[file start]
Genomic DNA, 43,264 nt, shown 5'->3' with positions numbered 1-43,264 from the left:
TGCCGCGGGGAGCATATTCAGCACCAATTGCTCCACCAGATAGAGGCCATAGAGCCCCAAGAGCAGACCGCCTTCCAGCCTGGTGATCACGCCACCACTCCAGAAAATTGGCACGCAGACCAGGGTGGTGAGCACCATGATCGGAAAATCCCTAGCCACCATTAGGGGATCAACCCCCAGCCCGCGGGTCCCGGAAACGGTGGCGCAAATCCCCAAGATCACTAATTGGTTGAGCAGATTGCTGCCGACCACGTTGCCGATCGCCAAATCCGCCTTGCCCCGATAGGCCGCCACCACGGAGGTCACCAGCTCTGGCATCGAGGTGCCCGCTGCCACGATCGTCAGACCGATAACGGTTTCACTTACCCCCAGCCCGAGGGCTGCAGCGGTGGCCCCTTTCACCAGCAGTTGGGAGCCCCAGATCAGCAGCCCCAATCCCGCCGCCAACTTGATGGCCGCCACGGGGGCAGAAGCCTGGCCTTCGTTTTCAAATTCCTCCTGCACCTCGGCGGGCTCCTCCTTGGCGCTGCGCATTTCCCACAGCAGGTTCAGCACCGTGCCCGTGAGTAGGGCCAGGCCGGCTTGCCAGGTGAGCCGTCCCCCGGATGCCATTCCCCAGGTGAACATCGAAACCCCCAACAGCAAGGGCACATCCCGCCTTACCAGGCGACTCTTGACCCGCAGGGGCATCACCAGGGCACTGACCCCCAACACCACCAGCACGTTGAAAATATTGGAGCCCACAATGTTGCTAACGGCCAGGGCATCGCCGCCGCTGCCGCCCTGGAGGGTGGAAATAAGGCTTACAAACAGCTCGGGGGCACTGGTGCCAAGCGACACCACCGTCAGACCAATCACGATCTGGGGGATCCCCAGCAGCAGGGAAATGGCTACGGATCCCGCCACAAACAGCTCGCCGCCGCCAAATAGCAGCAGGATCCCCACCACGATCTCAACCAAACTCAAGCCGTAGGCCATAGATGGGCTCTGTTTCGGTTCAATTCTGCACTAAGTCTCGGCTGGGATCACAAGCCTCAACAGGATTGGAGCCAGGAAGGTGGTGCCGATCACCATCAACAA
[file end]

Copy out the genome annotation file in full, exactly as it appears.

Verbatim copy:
Genomic DNA, 43,264 nt, shown 5'->3' with positions numbered 1-43,264 from the left:
TGCCGCGGGGAGCATATTCAGCACCAATTGCTCCACCAGATAGAGGCCATAGAGCCCCAAGAGCAGACCGCCTTCCAGCCTGGTGATCACGCCACCACTCCAGAAAATTGGCACGCAGACCAGGGTGGTGAGCACCATGATCGGAAAATCCCTAGCCACCATTAGGGGATCAACCCCCAGCCCGCGGGTCCCGGAAACGGTGGCGCAAATCCCCAAGATCACTAATTGGTTGAGCAGATTGCTGCCGACCACGTTGCCGATCGCCAAATCCGCCTTGCCCCGATAGGCCGCCACCACGGAGGTCACCAGCTCTGGCATCGAGGTGCCCGCTGCCACGATCGTCAGACCGATAACGGTTTCACTTACCCCCAGCCCGAGGGCTGCAGCGGTGGCCCCTTTCACCAGCAGTTGGGAGCCCCAGATCAGCAGCCCCAATCCCGCCGCCAACTTGATGGCCGCCACGGGGGCAGAAGCCTGGCCTTCGTTTTCAAATTCCTCCTGCACCTCGGCGGGCTCCTCCTTGGCGCTGCGCATTTCCCACAGCAGGTTCAGCACCGTGCCCGTGAGTAGGGCCAGGCCGGCTTGCCAGGTGAGCCGTCCCCCGGATGCCATTCCCCAGGTGAACATCGAAACCCCCAACAGCAAGGGCACATCCCGCCTTACCAGGCGACTCTTGACCCGCAGGGGCATCACCAGGGCACTGACCCCCAACACCACCAGCACGTTGAAAATATTGGAGCCCACAATGTTGCTAACGGCCAGGGCATCGCCGCCGCTGCCGCCCTGGAGGGTGGAAATAAGGCTTACAAACAGCTCGGGGGCACTGGTGCCAAGCGACACCACCGTCAGACCAATCACGATCTGGGGGATCCCCAGCAGCAGGGAAATGGCTACGGATCCCGCCACAAACAGCTCGCCGCCGCCAAATAGCAGCAGGATCCCCACCACGATCTCAACCAAACTCAAGCCGTAGGCCATAGATGGGCTCTGTTTCGGTTCAATTCTGCACTAAGTCTCGGCTGGGATCACAAGCCTCAACAGGATTGGAGCCAGGAAGGTGGTGCCGATCACCATCAACAA